CITY’S MASK: Bubonic Tourist examines the body’s relationship to the city in Loss, Growth, Renewal, in the City.
Bubonic Tourist

Body and the city

loss, growth, Renewal, in the city

Publication YearIssue Date 

Engaging theatre at its best, Bubonic Tourist's newest presentation of innovative theatre encompasses movement, images and a soundscape.

A Calgary-based group, they have taken their experiences at the University of Calgary and incorporated what they felt was a needed outlet for this type of theatre. Their newest production, Loss, Growth, Renewal, in the City, features the body as a landscape, examining how our bodies go through the stages of loss, growth and renewal. This show was inspired recently from the troupe's own dealings with death this year.

"This piece is about the architecture of the body in transition," explains actor Eric Moschopedis. "We deal very heavily with the city and with the past piece Nude in Fusion, the city had its own character. In this piece we put the human body on trial."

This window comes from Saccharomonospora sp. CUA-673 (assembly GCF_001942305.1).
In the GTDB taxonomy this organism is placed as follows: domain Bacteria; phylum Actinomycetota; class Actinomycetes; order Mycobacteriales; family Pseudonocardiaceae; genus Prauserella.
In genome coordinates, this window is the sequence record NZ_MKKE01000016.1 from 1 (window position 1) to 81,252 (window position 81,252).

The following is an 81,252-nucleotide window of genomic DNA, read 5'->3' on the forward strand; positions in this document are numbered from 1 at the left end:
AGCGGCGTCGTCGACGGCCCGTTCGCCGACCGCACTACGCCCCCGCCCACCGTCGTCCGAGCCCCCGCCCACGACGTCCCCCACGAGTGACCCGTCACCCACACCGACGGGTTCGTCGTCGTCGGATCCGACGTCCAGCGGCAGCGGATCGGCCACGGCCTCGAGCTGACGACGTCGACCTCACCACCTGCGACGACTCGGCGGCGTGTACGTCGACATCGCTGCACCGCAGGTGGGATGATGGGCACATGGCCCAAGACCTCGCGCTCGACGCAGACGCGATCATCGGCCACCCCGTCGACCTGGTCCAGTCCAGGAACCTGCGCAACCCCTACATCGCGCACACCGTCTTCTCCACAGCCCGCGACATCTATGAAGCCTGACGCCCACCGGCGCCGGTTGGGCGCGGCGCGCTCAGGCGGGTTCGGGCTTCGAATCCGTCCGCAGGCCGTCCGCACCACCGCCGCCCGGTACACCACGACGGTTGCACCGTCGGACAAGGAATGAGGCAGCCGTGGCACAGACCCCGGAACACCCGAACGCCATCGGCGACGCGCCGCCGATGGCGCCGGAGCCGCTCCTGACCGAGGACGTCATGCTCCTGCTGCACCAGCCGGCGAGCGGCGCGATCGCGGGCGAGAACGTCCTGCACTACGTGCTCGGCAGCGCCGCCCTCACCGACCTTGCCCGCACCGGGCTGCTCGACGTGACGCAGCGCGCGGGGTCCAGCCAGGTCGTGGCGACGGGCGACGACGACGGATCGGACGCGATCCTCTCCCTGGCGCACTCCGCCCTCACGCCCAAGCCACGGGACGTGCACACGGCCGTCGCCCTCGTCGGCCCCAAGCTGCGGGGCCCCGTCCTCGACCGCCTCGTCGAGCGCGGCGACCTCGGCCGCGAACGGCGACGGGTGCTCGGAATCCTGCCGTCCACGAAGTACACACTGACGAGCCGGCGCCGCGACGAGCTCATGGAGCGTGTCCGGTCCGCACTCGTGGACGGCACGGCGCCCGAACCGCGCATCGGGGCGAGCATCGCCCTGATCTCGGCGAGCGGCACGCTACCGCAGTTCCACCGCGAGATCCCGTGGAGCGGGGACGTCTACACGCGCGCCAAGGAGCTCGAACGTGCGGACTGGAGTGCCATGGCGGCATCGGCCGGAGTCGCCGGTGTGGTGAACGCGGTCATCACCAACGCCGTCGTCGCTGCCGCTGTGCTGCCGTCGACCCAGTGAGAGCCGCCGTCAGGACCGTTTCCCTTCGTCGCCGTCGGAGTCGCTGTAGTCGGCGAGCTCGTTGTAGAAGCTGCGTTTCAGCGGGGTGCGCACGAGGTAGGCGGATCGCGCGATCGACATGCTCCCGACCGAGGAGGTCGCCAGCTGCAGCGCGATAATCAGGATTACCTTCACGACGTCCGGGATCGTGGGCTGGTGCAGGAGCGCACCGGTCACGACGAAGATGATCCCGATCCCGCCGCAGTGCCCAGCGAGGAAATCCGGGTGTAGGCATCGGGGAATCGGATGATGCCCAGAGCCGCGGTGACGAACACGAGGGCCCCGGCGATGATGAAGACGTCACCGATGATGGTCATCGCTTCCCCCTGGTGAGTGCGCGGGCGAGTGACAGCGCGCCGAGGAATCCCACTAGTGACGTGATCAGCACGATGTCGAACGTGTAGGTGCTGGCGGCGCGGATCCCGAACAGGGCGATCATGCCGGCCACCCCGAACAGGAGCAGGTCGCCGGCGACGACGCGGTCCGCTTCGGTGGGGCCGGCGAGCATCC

He says the play poses important questions about the body interacting with its surroundings.

"What happens when the frame becomes empty," he asks. "What happens when someone moves out of a building in relation to the human body?"

Bubonic Tourist is an innovative theatre experience. This particular performance is unique for the group because it has no spoken text. However, it conveys a strong narrative through images, sound and dance, pushing the group to discover their own voice. Through this, they hope to push the medium of performance theatre to an engaging new level.

"We hope that maybe people look differently at that piece of sidewalk they tripped on when they first came in," says Moschopedis.